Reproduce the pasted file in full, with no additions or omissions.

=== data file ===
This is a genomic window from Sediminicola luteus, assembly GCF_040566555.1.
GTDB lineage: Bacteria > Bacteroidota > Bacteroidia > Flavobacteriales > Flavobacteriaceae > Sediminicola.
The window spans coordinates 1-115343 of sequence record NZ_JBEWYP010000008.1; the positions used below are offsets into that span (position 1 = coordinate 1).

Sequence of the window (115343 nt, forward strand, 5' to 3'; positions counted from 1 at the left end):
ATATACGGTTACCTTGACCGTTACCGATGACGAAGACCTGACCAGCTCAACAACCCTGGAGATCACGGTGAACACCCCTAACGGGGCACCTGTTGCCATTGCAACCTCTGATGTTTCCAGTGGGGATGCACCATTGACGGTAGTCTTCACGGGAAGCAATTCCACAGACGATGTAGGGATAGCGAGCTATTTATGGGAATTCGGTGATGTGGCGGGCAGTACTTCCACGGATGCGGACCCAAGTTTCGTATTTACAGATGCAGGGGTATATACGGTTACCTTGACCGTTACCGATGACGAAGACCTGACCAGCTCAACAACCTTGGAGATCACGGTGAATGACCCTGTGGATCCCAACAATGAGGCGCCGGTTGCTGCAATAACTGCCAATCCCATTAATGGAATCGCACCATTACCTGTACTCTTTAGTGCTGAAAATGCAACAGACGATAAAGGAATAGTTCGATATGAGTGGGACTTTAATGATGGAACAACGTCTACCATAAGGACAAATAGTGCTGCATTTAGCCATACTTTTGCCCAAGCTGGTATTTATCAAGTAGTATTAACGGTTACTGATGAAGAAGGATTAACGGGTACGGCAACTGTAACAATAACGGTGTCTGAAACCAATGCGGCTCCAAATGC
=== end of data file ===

This is a genomic window from Sediminicola luteus, assembly GCF_040566555.1.
GTDB lineage: Bacteria > Bacteroidota > Bacteroidia > Flavobacteriales > Flavobacteriaceae > Sediminicola.
The window spans coordinates 1-115343 of sequence record NZ_JBEWYP010000008.1; the positions used below are offsets into that span (position 1 = coordinate 1).

Sequence of the window (115343 nt, forward strand, 5' to 3'; positions counted from 1 at the left end):
ATATACGGTTACCTTGACCGTTACCGATGACGAAGACCTGACCAGCTCAACAACCCTGGAGATCACGGTGAACACCCCTAACGGGGCACCTGTTGCCATTGCAACCTCTGATGTTTCCAGTGGGGATGCACCATTGACGGTAGTCTTCACGGGAAGCAATTCCACAGACGATGTAGGGATAGCGAGCTATTTATGGGAATTCGGTGATGTGGCGGGCAGTACTTCCACGGATGCGGACCCAAGTTTCGTATTTACAGATGCAGGGGTATATACGGTTACCTTGACCGTTACCGATGACGAAGACCTGACCAGCTCAACAACCTTGGAGATCACGGTGAATGACCCTGTGGATCCCAACAATGAGGCGCCGGTTGCTGCAATAACTGCCAATCCCATTAATGGAATCGCACCATTACCTGTACTCTTTAGTGCTGAAAATGCAACAGACGATAAAGGAATAGTTCGATATGAGTGGGACTTTAATGATGGAACAACGTCTACCATAAGGACAAATAGTGCTGCATTTAGCCATACTTTTGCCCAAGCTGGTATTTATCAAGTAGTATTAACGGTTACTGATGAAGAAGGATTAACGGGTACGGCAACTGTAACAATAACGGTGTCTGAAACCAATGCGGCTCCAAATGC